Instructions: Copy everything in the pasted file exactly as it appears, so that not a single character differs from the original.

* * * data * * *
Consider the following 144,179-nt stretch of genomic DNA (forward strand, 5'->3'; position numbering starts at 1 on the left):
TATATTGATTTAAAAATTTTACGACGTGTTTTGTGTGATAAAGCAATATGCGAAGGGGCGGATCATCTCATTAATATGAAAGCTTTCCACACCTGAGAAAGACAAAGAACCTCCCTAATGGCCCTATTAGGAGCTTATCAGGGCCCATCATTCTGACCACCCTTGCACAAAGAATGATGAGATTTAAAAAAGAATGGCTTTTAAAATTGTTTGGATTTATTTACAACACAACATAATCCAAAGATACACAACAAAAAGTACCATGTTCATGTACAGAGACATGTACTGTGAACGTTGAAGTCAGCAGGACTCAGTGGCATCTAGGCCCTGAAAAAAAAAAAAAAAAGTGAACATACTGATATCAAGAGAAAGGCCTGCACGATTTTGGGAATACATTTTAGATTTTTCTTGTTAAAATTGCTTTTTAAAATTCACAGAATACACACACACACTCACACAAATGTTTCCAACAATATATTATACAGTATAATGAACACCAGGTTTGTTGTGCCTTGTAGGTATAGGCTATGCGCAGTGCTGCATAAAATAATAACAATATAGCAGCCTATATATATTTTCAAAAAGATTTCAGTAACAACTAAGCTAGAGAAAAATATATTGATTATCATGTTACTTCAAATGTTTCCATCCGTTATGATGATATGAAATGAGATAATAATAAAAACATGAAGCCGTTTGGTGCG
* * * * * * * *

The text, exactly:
Consider the following 144,179-nt stretch of genomic DNA (forward strand, 5'->3'; position numbering starts at 1 on the left):
TATATTGATTTAAAAATTTTACGACGTGTTTTGTGTGATAAAGCAATATGCGAAGGGGCGGATCATCTCATTAATATGAAAGCTTTCCACACCTGAGAAAGACAAAGAACCTCCCTAATGGCCCTATTAGGAGCTTATCAGGGCCCATCATTCTGACCACCCTTGCACAAAGAATGATGAGATTTAAAAAAGAATGGCTTTTAAAATTGTTTGGATTTATTTACAACACAACATAATCCAAAGATACACAACAAAAAGTACCATGTTCATGTACAGAGACATGTACTGTGAACGTTGAAGTCAGCAGGACTCAGTGGCATCTAGGCCCTGAAAAAAAAAAAAAAAAGTGAACATACTGATATCAAGAGAAAGGCCTGCACGATTTTGGGAATACATTTTAGATTTTTCTTGTTAAAATTGCTTTTTAAAATTCACAGAATACACACACACACTCACACAAATGTTTCCAACAATATATTATACAGTATAATGAACACCAGGTTTGTTGTGCCTTGTAGGTATAGGCTATGCGCAGTGCTGCATAAAATAATAACAATATAGCAGCCTATATATATTTTCAAAAAGATTTCAGTAACAACTAAGCTAGAGAAAAATATATTGATTATCATGTTACTTCAAATGTTTCCATCCGTTATGATGATATGAAATGAGATAATAATAAAAACATGAAGCCGTTTGGTGCG